Embracing community

Another farewell: For Joe Kye’s goodbye gig at Beatnik Studios last week, the indie-pop violinist delivered a massive, heartfelt blowout. In a word? Triumphant.

It was a testament to what someone can build from scratch in Sacramento in three short years: the beginning of what’s sure to be a long music career, with a devoted fan base and impressive collaborations that cross mediums. Kye led his band through a strong, one-hour set featuring both original material as well as playful covers, such as “I Will Survive.” But the most powerful individual performance was also the most unexpected: an emotionally stirring, chaotically beautiful rendition of German composer Nils Frahm’s “Says.” The audience was as enthusiastic and attentive as I’ve ever seen at a locals-only show.

The second set showcased projection art, which translated Kye’s dynamic sounds into visual art; a bold, dramatic piece by CORE Contemporary Dance, which was unfortunately difficult to fully appreciate if you weren’t in the front row due to the lack of stage; a visit back to Kye’s a cappella roots; and, for the finale, a cover of Marvin Gaye’s “What’s Going On” accompanied by 10 other local musicians including James Cavern, Josh Kräge (the Pressure Lounge) and Josh Cambridge (City of Trees Brass Band).

As Kye sang his last note surrounded by his community, he looked like a man who truly found himself in Sacramento. This is home now, and he’ll be back.

Beats and baritone: I felt keenly aware of the woman in front of me, bobbing along unobtrusively with her curly gray locks. She must have been in her late 60s or early 70s, and I most definitely did not want to knock her over. But it’s challenging not to jump wildly and lose yourself in the strobe lights at a Caravan Palace show, which made me all the more impressed with the age range last week when the Parisian band swung through Oakland.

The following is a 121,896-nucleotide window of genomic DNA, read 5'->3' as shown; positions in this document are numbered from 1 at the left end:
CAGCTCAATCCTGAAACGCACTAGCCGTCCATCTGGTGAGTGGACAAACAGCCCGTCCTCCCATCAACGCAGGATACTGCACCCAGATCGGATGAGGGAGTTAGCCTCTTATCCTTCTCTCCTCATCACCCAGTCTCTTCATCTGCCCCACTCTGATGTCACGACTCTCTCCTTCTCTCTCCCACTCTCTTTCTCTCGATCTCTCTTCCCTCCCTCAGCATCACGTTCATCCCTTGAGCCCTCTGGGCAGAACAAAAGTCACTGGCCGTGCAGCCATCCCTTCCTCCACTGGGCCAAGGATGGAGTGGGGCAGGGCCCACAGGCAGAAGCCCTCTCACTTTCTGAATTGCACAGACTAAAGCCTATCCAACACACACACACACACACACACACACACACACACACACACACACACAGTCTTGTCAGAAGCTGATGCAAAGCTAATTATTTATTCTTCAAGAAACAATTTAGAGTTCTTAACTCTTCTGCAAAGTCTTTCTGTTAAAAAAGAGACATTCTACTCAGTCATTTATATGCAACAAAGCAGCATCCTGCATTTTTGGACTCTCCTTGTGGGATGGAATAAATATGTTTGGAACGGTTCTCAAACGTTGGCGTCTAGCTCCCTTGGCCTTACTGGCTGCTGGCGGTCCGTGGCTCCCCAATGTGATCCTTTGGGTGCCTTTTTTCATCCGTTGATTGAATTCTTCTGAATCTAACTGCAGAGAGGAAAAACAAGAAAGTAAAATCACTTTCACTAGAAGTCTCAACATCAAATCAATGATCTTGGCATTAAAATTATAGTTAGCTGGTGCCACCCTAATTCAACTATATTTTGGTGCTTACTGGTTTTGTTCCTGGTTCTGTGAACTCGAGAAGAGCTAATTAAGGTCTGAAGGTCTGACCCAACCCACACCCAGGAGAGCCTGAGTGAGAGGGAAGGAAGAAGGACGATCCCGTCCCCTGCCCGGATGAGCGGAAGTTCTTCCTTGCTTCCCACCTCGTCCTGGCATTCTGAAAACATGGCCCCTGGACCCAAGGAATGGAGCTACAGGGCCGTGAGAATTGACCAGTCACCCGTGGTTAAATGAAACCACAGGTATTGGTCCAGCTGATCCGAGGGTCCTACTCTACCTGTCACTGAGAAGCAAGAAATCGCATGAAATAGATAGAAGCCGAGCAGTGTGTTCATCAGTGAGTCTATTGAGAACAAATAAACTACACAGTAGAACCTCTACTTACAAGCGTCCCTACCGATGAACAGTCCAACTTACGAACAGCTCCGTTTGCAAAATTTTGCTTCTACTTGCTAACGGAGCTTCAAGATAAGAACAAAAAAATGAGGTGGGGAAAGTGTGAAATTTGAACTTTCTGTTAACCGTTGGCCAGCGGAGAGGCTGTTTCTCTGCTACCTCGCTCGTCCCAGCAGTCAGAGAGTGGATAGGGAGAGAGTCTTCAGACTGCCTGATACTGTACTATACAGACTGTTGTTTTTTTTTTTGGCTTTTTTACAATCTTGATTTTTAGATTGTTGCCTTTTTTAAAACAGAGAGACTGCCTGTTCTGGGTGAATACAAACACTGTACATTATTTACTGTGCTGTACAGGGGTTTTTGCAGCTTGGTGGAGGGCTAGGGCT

Key word: swung. There was over-the-top swing dancing on and offstage to the seven-piece pioneer of electro-swing, the genre that fuses gypsy jazz with electronic dance music.

Despite the complexity of the music, Caravan Palace approaches its shows with a tongue-in-cheek, all-for-fun attitude: dueling clarinet and violin, skat battles, multiple costume changes, straight dirty baritone sax lines. The energy? Insane. The charisma? Almost cartoon-ish in its over-the-top engagement. All the while, traditional jazz influences seeped through, like a single spotlight illuminating an epic vibraphone solo or the guitarist commanding the crowd to not clap but snap along.

At the end, drenched in sweat, the party-makers invited furries to dance onstage, took photos and thanked California, in particular, for being early supporters of its unique sound.

“You’ve been so cool,” said vocalist Zoé Colotis. Hella cool.

Big names: Pitchfork dropped some rad local news last week, though I wouldn’t blame you if you didn’t notice based on the headline: “Death Grips produce EP for LCD Soundsystem’s Tyler Pope’s label.”

While technically accurate, and while technically Sacramento-centric given its lead with Death Grips, the headline doesn’t actually mention the band behind said EP. It’s Drug Apts. Congratulations, Drug Apts.!

You may have seen Drug Apts. play around town at underground venues over the past few months, originally under the taco-loving name Gymboyz. Among the grungy, frenetic, post-punk band’s esteemed members are vocalist Whittney Kebsehull and drummer Michael Thiemann. Yes, that Thiemann, chef-owner of Mother and Empress Tavern.

Look for the band’s debut in September, and get an early listen to a couple of tracks on Interference Patterns Records’ Soundcloud. Their next gig takes place Monday, June 27, at the Red Museum (212 15th Street).

Don’t forget: The second annual First Festival takes place Saturday, June 18, and Sunday, June 19, with more than 40 local acts spread across multiple stages at Southside Park. It’s a diverse lineup, with an emphasis on rock of all kinds. Headliners include Epsilona, Tell the Wolves, Death of Reason and Drop Dead Red. Advance, full-festival passes cost $60, or you can pay $35 cash at the gate per day. More at www.firstfestivalsacramento.com.

—Janelle Bitker